Words by Nils Rehlinger
Feature image courtesy of Ulrika Spacek
Repetitive and hypnotising, Ulrika Spacek is a five-piece London-based Indie-rock band who incorporate psych, avant-garde and stoner elements in a slumbery fashion. Their music is best describable through the metaphor of a loving family household: A supportive fatherly bass, triplet guitar children playfully harmonising, a moody teenager singing eerily in their locked room and a percussive mother who makes sure that the family’s daily routine keeps its rhythm. Now, apart from the brilliant music, the band’s artistic work also addresses interesting topics, such as the male gaze which has already been featured twice in the band’s videography.
The music video for their song ‘Full of Men’ has a rather easy setup, yet it is rich in meaningful subtleties. The video showcases a film set that looks like a TV cooking show. An elderly lady is preparing a dish from a cookbook, all under the cameraman’s supervision. However, the longer the video proceeds, the more unsettling it gets. At first, you will notice that the ingredients are not the freshest, but rather rancid. After careful observations of her facial expressions, one might find that her stare is bizarrely blank, disillusioned and somewhat creepy. It all comes to a high when she grabs the raw pale sausages and starts cuts them into little pieces with her scissors, all while the music grows louder and more distorted. The entire scenario seems a bit out of place and that is exactly what I believe the video is trying to establish.
The cooking, a typical act of female gender roles, takes place under the commandment of the cameraman. It is all being done to satisfy the man’s eyes, his gaze, his desire. The elderly lady is forced to perform, but it is this involuntariness which renders it all rather unnatural. Nonetheless, the lady shows resistance by menacingly cutting up phallic objects, such as the sausages, and cooking up a nasty, unappealing dish. The foul food alludes to the decaying façade of gender roles. They all supposedly had their purposes and were thought to be necessary for the functioning of society, but within the last few decades or so, more evidence has surfaced and proven how toxic and oppressing they can be for the development of personality and women’s freedom. All of these negative consequences are delicately present in the music video and to me, it concludes that gender roles are ideals from the past rotting away, just like the food that looks at least fifty years old.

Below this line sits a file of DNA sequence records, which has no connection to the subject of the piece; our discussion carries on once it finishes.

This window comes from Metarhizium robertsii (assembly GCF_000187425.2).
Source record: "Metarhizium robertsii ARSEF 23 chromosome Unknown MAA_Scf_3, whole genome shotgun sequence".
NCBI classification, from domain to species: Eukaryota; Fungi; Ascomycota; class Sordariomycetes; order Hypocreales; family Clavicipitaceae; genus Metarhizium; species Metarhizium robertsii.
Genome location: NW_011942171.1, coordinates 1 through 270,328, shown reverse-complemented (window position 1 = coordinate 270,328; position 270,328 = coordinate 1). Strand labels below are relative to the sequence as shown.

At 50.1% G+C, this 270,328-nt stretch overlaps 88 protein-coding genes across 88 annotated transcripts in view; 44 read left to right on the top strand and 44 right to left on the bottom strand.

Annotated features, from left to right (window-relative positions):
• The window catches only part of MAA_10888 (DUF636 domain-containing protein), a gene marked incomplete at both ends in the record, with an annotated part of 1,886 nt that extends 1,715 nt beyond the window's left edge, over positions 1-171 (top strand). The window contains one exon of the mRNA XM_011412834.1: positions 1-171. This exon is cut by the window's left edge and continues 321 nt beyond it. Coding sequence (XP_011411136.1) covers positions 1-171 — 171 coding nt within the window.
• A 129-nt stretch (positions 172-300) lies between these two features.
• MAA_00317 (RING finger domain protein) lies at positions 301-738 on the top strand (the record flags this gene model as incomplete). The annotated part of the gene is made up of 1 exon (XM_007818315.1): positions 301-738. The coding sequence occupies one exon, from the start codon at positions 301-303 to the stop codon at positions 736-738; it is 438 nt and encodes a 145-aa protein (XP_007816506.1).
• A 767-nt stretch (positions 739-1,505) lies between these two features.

The male gaze makes its second appearance in ‘Silvertonic’. Once again, we are on a film set, but this time the scenario is a fitness video shooting presented by a brawny trainer who instructs his skinny trainee. Throughout the video, the young man is struggling to get through a number of intensive exercises while the trainer keeps a cold, unmoved face and continues to command him around. In-between the exercises, the trainee drinks a silvery potion, probably a sort of protein-shake to boost his muscle growth. The music video is topped up with shots of the trainer flexing his chiselled body in typical bodybuilding positions, captured by the cameraman with a dirty smirk on his visage. Even though this video is not as rich in disturbing subtleties as the previous video does not mean it is any less interesting.
The video clearly focuses on the male body ideal of being muscular. This intention of focus is efficiently highlighted in the shots illustrating both men flexing their contrasting bodies. It shows the enormous transformation that a man is expected to go through and the cameraman’s perverse grinning unveils that the idea of having a buff predator body is also a construction of the male’s desire to dominate. The trainer’s apathetic orders reflect macho men’s merciless pressure given by macho men who do not have arms like boa constrictors or the ability to choke a cow to death with the mere force of their biceps. The silvertonic in the video outlines the strangeness of protein shakes. If you think about it, these drinks are substitutes for a lack of ingested protein meaning that you are incapable of eating the amount of food that is required to bloat your supposed muscles: a tiny sign that you wish to exceed the nature of your body. Still, it is this striving for unnaturalness that is the ideal every man is presumed to pursue.
So, throughout both videos, Ulrika Spacek demonstrates how the male gaze sets standards for both genders and that the obligement to conform to these roles is simply an undesired pain in the ass. If you like their messages and are also into bands like Sonic Youth, Deerhunter or Pavement, then I highly recommend that you give the band a listen and perhaps you will also grow fond of them.